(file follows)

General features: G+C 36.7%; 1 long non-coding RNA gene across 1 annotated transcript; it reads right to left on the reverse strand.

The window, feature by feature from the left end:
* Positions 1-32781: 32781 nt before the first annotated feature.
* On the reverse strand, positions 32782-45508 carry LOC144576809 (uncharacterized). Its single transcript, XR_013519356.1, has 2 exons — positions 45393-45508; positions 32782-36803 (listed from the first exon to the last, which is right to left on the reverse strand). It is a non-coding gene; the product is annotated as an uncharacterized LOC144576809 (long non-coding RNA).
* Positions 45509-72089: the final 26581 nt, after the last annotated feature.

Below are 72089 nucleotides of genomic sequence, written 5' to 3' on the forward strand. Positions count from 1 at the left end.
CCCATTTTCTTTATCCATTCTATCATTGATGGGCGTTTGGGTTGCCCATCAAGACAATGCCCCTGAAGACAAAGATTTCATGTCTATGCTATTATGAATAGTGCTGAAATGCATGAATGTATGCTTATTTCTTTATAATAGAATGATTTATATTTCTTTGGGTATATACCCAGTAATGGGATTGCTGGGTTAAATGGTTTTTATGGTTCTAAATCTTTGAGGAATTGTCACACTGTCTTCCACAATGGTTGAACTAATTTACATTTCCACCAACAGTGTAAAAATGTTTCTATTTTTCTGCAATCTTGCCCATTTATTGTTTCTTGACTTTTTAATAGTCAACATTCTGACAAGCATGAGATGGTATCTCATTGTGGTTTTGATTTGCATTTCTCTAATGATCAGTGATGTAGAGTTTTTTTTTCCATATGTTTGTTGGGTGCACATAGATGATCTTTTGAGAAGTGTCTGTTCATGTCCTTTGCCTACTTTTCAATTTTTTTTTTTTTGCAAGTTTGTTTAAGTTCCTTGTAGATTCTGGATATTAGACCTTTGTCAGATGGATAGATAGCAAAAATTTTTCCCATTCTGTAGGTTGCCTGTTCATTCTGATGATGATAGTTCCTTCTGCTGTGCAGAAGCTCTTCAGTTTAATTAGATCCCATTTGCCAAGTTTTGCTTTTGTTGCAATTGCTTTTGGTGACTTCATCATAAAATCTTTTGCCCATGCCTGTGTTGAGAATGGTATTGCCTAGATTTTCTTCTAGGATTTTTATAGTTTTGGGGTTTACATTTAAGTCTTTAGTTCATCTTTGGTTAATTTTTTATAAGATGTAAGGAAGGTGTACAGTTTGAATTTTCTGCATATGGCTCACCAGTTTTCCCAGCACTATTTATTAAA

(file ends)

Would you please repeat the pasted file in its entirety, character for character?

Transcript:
General features: G+C 36.7%; 1 long non-coding RNA gene across 1 annotated transcript; it reads right to left on the reverse strand.

The window, feature by feature from the left end:
* Positions 1-32781: 32781 nt before the first annotated feature.
* On the reverse strand, positions 32782-45508 carry LOC144576809 (uncharacterized). Its single transcript, XR_013519356.1, has 2 exons — positions 45393-45508; positions 32782-36803 (listed from the first exon to the last, which is right to left on the reverse strand). It is a non-coding gene; the product is annotated as an uncharacterized LOC144576809 (long non-coding RNA).
* Positions 45509-72089: the final 26581 nt, after the last annotated feature.

Below are 72089 nucleotides of genomic sequence, written 5' to 3' on the forward strand. Positions count from 1 at the left end.
CCCATTTTCTTTATCCATTCTATCATTGATGGGCGTTTGGGTTGCCCATCAAGACAATGCCCCTGAAGACAAAGATTTCATGTCTATGCTATTATGAATAGTGCTGAAATGCATGAATGTATGCTTATTTCTTTATAATAGAATGATTTATATTTCTTTGGGTATATACCCAGTAATGGGATTGCTGGGTTAAATGGTTTTTATGGTTCTAAATCTTTGAGGAATTGTCACACTGTCTTCCACAATGGTTGAACTAATTTACATTTCCACCAACAGTGTAAAAATGTTTCTATTTTTCTGCAATCTTGCCCATTTATTGTTTCTTGACTTTTTAATAGTCAACATTCTGACAAGCATGAGATGGTATCTCATTGTGGTTTTGATTTGCATTTCTCTAATGATCAGTGATGTAGAGTTTTTTTTTCCATATGTTTGTTGGGTGCACATAGATGATCTTTTGAGAAGTGTCTGTTCATGTCCTTTGCCTACTTTTCAATTTTTTTTTTTTTGCAAGTTTGTTTAAGTTCCTTGTAGATTCTGGATATTAGACCTTTGTCAGATGGATAGATAGCAAAAATTTTTCCCATTCTGTAGGTTGCCTGTTCATTCTGATGATGATAGTTCCTTCTGCTGTGCAGAAGCTCTTCAGTTTAATTAGATCCCATTTGCCAAGTTTTGCTTTTGTTGCAATTGCTTTTGGTGACTTCATCATAAAATCTTTTGCCCATGCCTGTGTTGAGAATGGTATTGCCTAGATTTTCTTCTAGGATTTTTATAGTTTTGGGGTTTACATTTAAGTCTTTAGTTCATCTTTGGTTAATTTTTTATAAGATGTAAGGAAGGTGTACAGTTTGAATTTTCTGCATATGGCTCACCAGTTTTCCCAGCACTATTTATTAAA